CoS writer Jeremy Larson Dishes on Journey to the Blogging World

For almost a year now, Jeremy Larson has been the Senior Staff Write for the Consequence of Sound music blog. Recently, the writer from Whitewater, Wisconsin agreed to take time out of his day to talk a little about his experiences in the blogging world.

Q: How did you first get involved in journalism?

Larson: I was actually an acting major and I was a professional actor for a couple of years. I toured with a bunch of companies, but I stopped doing that because I sort of became disenchanted with theater and I just didn’t like it anymore. I started writing in a blog, and it was sort of just me trying to get my thoughts out about this sort of transition in my life. Then I realized if there was one passion I had that wasn’t theater, it was music. So I started writing about music and how it was affecting me and my life. I had a couple of album reviews here and there just for fun. And then I was just browsing around the internet one day and I thought, “You know what, I’m writing about music in my own blog, I might as well try to see if I can get other people to read it too.” So I submitted a bunch of applications to a bunch of blogs all around the internet, and a couple of them got back to me, including Consequence of Sound. I just kind of stumbled on it.

Q: What are some of the pros and cons of writing for a digital medium?

JL: I think advantages and disadvantages are kind of combined into one, which is speed. The advantage is that if a story breaks you can post it right away. But then the focus becomes speed and that’s not investigative journalism. With digital medium, a lot of it becomes who breaks the story first. Then it becomes how many hits you can get and that sort of thing. So it’s kind of a different type of style and different skill set. It’s a fun skill to have that’s different than investigative journalism.

Q: Any memorable CoS assignments that stick out to you?

JL: Yeah, back in the summer there was this deal that was happening between Live Nation and Ticketmaster and they merged to form one super conglomerate ticketing company. That was sort of coupled in with this story about the 9:30 club in DC trying to open up another venue that wasn’t under the offices of Live Nation. So I spent a lot of time doing that story and researching who was in the right and who was in the wrong between these two large corporations and this small rock club in DC that was just trying to stay alive and stay separated from Live Nation and Ticketmaster.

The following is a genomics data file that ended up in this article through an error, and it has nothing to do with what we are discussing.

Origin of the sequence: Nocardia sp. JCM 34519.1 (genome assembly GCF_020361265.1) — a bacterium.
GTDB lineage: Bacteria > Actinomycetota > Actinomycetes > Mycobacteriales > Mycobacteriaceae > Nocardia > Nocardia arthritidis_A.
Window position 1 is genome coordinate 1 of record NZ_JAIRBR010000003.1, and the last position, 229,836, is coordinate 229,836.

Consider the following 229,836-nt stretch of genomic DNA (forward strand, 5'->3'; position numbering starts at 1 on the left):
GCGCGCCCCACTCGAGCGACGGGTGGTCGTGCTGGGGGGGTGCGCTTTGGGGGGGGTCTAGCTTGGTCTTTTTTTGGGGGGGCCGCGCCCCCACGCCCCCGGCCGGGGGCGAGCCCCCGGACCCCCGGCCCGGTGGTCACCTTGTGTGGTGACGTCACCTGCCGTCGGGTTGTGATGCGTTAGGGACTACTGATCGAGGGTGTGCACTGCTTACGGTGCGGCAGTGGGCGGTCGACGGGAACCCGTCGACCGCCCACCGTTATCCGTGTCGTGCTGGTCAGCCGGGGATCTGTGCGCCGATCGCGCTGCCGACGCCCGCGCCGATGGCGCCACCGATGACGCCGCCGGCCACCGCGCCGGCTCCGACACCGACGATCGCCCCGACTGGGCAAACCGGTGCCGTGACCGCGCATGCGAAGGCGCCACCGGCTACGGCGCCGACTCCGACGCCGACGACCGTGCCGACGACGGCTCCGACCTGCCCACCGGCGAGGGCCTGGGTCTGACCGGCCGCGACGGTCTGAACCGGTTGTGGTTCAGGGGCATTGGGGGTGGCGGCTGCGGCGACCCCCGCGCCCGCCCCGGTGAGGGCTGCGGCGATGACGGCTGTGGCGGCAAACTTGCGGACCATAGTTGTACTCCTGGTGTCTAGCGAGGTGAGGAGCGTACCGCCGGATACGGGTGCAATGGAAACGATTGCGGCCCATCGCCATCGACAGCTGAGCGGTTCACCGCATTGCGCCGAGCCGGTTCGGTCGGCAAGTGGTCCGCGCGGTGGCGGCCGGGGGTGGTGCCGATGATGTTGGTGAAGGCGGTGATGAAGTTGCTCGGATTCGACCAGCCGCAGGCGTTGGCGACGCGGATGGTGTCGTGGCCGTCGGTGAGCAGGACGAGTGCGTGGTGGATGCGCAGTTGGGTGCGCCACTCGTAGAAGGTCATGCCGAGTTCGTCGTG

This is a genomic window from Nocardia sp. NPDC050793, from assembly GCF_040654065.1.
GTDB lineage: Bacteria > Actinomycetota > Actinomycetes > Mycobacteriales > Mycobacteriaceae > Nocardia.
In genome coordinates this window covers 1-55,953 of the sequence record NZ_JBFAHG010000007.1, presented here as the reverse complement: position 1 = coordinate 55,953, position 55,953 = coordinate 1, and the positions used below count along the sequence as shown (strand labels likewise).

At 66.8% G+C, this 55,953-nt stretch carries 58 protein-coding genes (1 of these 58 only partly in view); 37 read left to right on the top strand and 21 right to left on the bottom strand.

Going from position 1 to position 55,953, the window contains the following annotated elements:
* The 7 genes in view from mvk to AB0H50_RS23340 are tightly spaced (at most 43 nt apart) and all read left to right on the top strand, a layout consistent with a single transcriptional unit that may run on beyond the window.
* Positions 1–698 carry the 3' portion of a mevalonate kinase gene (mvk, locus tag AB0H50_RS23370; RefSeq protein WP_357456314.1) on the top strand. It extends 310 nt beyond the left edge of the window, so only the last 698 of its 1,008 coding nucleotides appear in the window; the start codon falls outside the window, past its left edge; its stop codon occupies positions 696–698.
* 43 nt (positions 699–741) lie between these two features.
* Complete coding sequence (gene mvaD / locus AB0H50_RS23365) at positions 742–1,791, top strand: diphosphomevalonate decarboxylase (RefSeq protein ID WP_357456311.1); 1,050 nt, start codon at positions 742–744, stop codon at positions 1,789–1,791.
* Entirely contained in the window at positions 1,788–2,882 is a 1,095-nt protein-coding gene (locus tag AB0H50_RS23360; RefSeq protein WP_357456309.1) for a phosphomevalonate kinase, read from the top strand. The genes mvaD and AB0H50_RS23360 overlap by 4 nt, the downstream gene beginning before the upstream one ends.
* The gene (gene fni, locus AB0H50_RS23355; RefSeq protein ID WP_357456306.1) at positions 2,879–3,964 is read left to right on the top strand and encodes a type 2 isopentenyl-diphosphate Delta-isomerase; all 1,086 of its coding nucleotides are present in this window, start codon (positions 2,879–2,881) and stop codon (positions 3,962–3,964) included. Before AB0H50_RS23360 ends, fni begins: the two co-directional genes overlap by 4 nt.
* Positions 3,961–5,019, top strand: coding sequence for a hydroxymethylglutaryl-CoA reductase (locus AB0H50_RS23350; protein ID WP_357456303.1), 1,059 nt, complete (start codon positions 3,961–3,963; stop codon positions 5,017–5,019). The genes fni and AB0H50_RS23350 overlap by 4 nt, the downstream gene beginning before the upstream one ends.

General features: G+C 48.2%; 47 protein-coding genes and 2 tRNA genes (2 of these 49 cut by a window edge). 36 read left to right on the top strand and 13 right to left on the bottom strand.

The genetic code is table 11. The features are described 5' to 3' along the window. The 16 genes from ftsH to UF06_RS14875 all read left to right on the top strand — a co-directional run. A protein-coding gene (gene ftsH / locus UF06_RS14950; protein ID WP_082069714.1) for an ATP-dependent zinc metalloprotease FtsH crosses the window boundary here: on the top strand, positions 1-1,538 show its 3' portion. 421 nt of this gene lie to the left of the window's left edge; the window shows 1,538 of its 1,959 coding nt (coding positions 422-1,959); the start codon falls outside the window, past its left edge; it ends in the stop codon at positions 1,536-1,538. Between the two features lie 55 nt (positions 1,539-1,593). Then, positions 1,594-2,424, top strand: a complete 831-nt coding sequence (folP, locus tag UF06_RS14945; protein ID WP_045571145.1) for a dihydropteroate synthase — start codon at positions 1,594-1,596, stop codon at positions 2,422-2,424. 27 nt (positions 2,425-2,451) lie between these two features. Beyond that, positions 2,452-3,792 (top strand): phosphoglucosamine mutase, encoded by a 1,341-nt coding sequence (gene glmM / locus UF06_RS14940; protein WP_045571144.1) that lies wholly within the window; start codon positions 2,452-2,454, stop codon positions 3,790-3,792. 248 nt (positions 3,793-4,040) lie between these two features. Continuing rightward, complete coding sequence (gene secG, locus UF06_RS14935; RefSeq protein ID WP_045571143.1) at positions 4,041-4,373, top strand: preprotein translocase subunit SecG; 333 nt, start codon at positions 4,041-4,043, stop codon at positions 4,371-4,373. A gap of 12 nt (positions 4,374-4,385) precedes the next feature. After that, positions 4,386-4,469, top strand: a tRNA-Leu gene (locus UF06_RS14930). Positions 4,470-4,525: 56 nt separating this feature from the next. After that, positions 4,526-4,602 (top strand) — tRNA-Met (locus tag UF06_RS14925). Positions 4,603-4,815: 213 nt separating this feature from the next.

Q: What kind of music do you generally like to cover?

JL: My favorite music is lo-fi, garage stuff. I really like the Smith Westerns and I really like Yuck and Harlem. But I’ll do anything. I’ll give anything a shot. I love interviewing new bands because they’re always so eager to give interviews. And it’s really fun because they’re really passionate as opposed to bands that have been doing it for a while and have been asked every question and interviewed a thousand times.

Q: Is it ever hard to enjoy music you’re covering?

JL: Absolutely. One of my oldest favorite bands from back when I was in high school was the Decemberists, and I’ve loved them forever. So when my editor asked me “Hey, do you want to review them,” I said no. When you review an album you have to listen to it twelve to fifteen times and you can get sick of it, and sometimes you just can’t enjoy it. Sometimes things just rock and sometimes things just suck, but you can’t just say that. And that can be hard, because sometimes you just want to say that band sucked ass, or that band rocked hard. But it is a job.

Q: Any tips on breaking into the blogging world?

JL: For me, I have kind of minimal training in Journalism and writing so I feel like I’m kind of at a disadvantage. But I do read a lot. I read as much as I can. I grew up reading about music writing, and I started reading old issues of Cream or just reading books on music. You read about how people write about music and you sort of adapt your own style. And then writing every day. Just write. It doesn’t matter about what, just make sure you’re writing and writing and writing. Just get your words out there and train yourself to be able to express cohesive sentences. Also, listen to music and be aware of all sorts of art around you. Every aspect of art bleeds into each other and collaterally enhances your knowledge of other arts. So keep your eyes and ears open to any aspect of creativity.

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